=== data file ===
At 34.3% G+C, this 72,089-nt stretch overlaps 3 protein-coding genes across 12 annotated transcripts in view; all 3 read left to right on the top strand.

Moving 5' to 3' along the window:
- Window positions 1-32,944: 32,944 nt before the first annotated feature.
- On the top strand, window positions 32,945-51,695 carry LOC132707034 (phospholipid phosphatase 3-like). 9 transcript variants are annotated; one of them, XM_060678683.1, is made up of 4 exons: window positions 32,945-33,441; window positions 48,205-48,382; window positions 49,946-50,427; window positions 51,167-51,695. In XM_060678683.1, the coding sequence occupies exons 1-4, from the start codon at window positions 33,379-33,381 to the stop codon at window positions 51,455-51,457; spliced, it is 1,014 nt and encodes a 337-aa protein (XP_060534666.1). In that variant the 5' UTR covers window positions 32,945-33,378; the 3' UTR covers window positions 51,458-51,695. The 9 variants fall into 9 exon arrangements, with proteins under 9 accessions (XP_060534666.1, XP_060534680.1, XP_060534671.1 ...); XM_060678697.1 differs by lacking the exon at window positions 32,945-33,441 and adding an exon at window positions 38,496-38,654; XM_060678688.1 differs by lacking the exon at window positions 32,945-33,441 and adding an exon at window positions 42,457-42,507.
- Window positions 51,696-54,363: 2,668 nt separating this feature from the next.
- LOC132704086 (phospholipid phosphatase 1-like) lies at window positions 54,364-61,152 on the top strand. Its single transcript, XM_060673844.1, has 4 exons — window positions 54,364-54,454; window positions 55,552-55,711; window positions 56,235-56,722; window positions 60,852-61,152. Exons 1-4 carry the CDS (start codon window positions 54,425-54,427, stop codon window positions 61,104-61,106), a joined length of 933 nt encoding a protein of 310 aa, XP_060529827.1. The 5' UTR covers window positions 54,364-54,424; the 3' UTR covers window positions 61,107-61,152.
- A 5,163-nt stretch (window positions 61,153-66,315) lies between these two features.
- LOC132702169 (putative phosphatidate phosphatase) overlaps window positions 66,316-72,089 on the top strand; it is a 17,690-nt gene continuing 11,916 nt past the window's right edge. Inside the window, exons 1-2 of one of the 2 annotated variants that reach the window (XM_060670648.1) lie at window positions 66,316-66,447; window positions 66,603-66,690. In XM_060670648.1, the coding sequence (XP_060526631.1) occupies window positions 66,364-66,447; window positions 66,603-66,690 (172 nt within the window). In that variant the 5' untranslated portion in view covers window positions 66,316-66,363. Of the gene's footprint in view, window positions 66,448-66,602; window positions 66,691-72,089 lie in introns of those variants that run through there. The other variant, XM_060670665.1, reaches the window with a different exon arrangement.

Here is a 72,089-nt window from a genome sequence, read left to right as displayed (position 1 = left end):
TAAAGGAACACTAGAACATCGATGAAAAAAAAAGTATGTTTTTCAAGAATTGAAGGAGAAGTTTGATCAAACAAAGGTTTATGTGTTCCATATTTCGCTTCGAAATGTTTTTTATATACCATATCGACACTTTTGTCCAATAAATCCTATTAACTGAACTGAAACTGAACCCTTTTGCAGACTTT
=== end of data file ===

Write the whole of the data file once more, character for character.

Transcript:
At 34.3% G+C, this 72,089-nt stretch overlaps 3 protein-coding genes across 12 annotated transcripts in view; all 3 read left to right on the top strand.

Moving 5' to 3' along the window:
- Window positions 1-32,944: 32,944 nt before the first annotated feature.
- On the top strand, window positions 32,945-51,695 carry LOC132707034 (phospholipid phosphatase 3-like). 9 transcript variants are annotated; one of them, XM_060678683.1, is made up of 4 exons: window positions 32,945-33,441; window positions 48,205-48,382; window positions 49,946-50,427; window positions 51,167-51,695. In XM_060678683.1, the coding sequence occupies exons 1-4, from the start codon at window positions 33,379-33,381 to the stop codon at window positions 51,455-51,457; spliced, it is 1,014 nt and encodes a 337-aa protein (XP_060534666.1). In that variant the 5' UTR covers window positions 32,945-33,378; the 3' UTR covers window positions 51,458-51,695. The 9 variants fall into 9 exon arrangements, with proteins under 9 accessions (XP_060534666.1, XP_060534680.1, XP_060534671.1 ...); XM_060678697.1 differs by lacking the exon at window positions 32,945-33,441 and adding an exon at window positions 38,496-38,654; XM_060678688.1 differs by lacking the exon at window positions 32,945-33,441 and adding an exon at window positions 42,457-42,507.
- Window positions 51,696-54,363: 2,668 nt separating this feature from the next.
- LOC132704086 (phospholipid phosphatase 1-like) lies at window positions 54,364-61,152 on the top strand. Its single transcript, XM_060673844.1, has 4 exons — window positions 54,364-54,454; window positions 55,552-55,711; window positions 56,235-56,722; window positions 60,852-61,152. Exons 1-4 carry the CDS (start codon window positions 54,425-54,427, stop codon window positions 61,104-61,106), a joined length of 933 nt encoding a protein of 310 aa, XP_060529827.1. The 5' UTR covers window positions 54,364-54,424; the 3' UTR covers window positions 61,107-61,152.
- A 5,163-nt stretch (window positions 61,153-66,315) lies between these two features.
- LOC132702169 (putative phosphatidate phosphatase) overlaps window positions 66,316-72,089 on the top strand; it is a 17,690-nt gene continuing 11,916 nt past the window's right edge. Inside the window, exons 1-2 of one of the 2 annotated variants that reach the window (XM_060670648.1) lie at window positions 66,316-66,447; window positions 66,603-66,690. In XM_060670648.1, the coding sequence (XP_060526631.1) occupies window positions 66,364-66,447; window positions 66,603-66,690 (172 nt within the window). In that variant the 5' untranslated portion in view covers window positions 66,316-66,363. Of the gene's footprint in view, window positions 66,448-66,602; window positions 66,691-72,089 lie in introns of those variants that run through there. The other variant, XM_060670665.1, reaches the window with a different exon arrangement.

Here is a 72,089-nt window from a genome sequence, read left to right as displayed (position 1 = left end):
TAAAGGAACACTAGAACATCGATGAAAAAAAAAGTATGTTTTTCAAGAATTGAAGGAGAAGTTTGATCAAACAAAGGTTTATGTGTTCCATATTTCGCTTCGAAATGTTTTTTATATACCATATCGACACTTTTGTCCAATAAATCCTATTAACTGAACTGAAACTGAACCCTTTTGCAGACTTT